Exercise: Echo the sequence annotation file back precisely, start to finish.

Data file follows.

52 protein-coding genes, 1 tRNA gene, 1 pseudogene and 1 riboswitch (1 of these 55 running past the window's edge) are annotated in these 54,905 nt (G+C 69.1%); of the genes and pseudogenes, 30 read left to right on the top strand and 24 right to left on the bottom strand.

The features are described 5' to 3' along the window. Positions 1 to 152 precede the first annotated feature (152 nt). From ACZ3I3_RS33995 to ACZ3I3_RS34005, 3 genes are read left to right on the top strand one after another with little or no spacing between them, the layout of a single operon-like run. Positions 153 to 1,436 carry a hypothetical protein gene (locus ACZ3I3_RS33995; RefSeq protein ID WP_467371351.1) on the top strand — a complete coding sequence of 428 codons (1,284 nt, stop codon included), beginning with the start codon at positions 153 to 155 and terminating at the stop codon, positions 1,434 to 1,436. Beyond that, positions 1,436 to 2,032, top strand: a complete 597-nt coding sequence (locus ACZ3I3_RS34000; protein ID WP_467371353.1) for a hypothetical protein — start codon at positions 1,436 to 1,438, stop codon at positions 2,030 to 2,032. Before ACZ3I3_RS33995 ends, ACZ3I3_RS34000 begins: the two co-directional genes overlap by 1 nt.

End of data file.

52 protein-coding genes, 1 tRNA gene, 1 pseudogene and 1 riboswitch (1 of these 55 running past the window's edge) are annotated in these 54,905 nt (G+C 69.1%); of the genes and pseudogenes, 30 read left to right on the top strand and 24 right to left on the bottom strand.

The features are described 5' to 3' along the window. Positions 1 to 152 precede the first annotated feature (152 nt). From ACZ3I3_RS33995 to ACZ3I3_RS34005, 3 genes are read left to right on the top strand one after another with little or no spacing between them, the layout of a single operon-like run. Positions 153 to 1,436 carry a hypothetical protein gene (locus ACZ3I3_RS33995; RefSeq protein ID WP_467371351.1) on the top strand — a complete coding sequence of 428 codons (1,284 nt, stop codon included), beginning with the start codon at positions 153 to 155 and terminating at the stop codon, positions 1,434 to 1,436. Beyond that, positions 1,436 to 2,032, top strand: a complete 597-nt coding sequence (locus ACZ3I3_RS34000; protein ID WP_467371353.1) for a hypothetical protein — start codon at positions 1,436 to 1,438, stop codon at positions 2,030 to 2,032. Before ACZ3I3_RS33995 ends, ACZ3I3_RS34000 begins: the two co-directional genes overlap by 1 nt.